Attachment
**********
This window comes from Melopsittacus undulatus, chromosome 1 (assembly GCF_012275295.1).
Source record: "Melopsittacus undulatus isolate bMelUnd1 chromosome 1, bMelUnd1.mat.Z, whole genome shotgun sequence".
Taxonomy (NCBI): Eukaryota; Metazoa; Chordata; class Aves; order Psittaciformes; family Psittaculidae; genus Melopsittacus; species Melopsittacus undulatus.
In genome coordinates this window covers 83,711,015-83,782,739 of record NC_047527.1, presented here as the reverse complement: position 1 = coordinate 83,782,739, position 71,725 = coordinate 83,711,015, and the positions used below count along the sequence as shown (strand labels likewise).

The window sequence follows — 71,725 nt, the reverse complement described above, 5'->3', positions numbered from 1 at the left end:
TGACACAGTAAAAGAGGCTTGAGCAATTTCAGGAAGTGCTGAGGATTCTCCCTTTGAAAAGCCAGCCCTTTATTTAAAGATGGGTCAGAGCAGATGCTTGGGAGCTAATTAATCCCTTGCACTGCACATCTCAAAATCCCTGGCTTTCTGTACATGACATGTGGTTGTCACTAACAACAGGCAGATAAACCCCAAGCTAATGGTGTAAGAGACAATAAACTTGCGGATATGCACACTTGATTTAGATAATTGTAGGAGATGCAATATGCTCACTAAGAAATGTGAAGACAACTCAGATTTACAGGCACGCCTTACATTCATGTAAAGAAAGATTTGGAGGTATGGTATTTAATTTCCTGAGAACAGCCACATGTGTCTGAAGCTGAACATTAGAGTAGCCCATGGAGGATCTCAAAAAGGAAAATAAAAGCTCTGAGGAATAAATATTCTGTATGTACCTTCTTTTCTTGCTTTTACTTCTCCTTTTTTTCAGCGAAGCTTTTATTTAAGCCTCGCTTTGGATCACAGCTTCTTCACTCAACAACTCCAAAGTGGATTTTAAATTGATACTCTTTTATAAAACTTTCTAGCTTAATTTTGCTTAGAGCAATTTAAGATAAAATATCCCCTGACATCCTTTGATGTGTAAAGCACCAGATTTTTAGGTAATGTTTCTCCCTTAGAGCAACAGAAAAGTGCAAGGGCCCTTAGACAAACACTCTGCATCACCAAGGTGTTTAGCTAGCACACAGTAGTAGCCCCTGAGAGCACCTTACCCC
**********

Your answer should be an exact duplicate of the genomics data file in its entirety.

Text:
This window comes from Melopsittacus undulatus, chromosome 1 (assembly GCF_012275295.1).
Source record: "Melopsittacus undulatus isolate bMelUnd1 chromosome 1, bMelUnd1.mat.Z, whole genome shotgun sequence".
Taxonomy (NCBI): Eukaryota; Metazoa; Chordata; class Aves; order Psittaciformes; family Psittaculidae; genus Melopsittacus; species Melopsittacus undulatus.
In genome coordinates this window covers 83,711,015-83,782,739 of record NC_047527.1, presented here as the reverse complement: position 1 = coordinate 83,782,739, position 71,725 = coordinate 83,711,015, and the positions used below count along the sequence as shown (strand labels likewise).

The window sequence follows — 71,725 nt, the reverse complement described above, 5'->3', positions numbered from 1 at the left end:
TGACACAGTAAAAGAGGCTTGAGCAATTTCAGGAAGTGCTGAGGATTCTCCCTTTGAAAAGCCAGCCCTTTATTTAAAGATGGGTCAGAGCAGATGCTTGGGAGCTAATTAATCCCTTGCACTGCACATCTCAAAATCCCTGGCTTTCTGTACATGACATGTGGTTGTCACTAACAACAGGCAGATAAACCCCAAGCTAATGGTGTAAGAGACAATAAACTTGCGGATATGCACACTTGATTTAGATAATTGTAGGAGATGCAATATGCTCACTAAGAAATGTGAAGACAACTCAGATTTACAGGCACGCCTTACATTCATGTAAAGAAAGATTTGGAGGTATGGTATTTAATTTCCTGAGAACAGCCACATGTGTCTGAAGCTGAACATTAGAGTAGCCCATGGAGGATCTCAAAAAGGAAAATAAAAGCTCTGAGGAATAAATATTCTGTATGTACCTTCTTTTCTTGCTTTTACTTCTCCTTTTTTTCAGCGAAGCTTTTATTTAAGCCTCGCTTTGGATCACAGCTTCTTCACTCAACAACTCCAAAGTGGATTTTAAATTGATACTCTTTTATAAAACTTTCTAGCTTAATTTTGCTTAGAGCAATTTAAGATAAAATATCCCCTGACATCCTTTGATGTGTAAAGCACCAGATTTTTAGGTAATGTTTCTCCCTTAGAGCAACAGAAAAGTGCAAGGGCCCTTAGACAAACACTCTGCATCACCAAGGTGTTTAGCTAGCACACAGTAGTAGCCCCTGAGAGCACCTTACCCC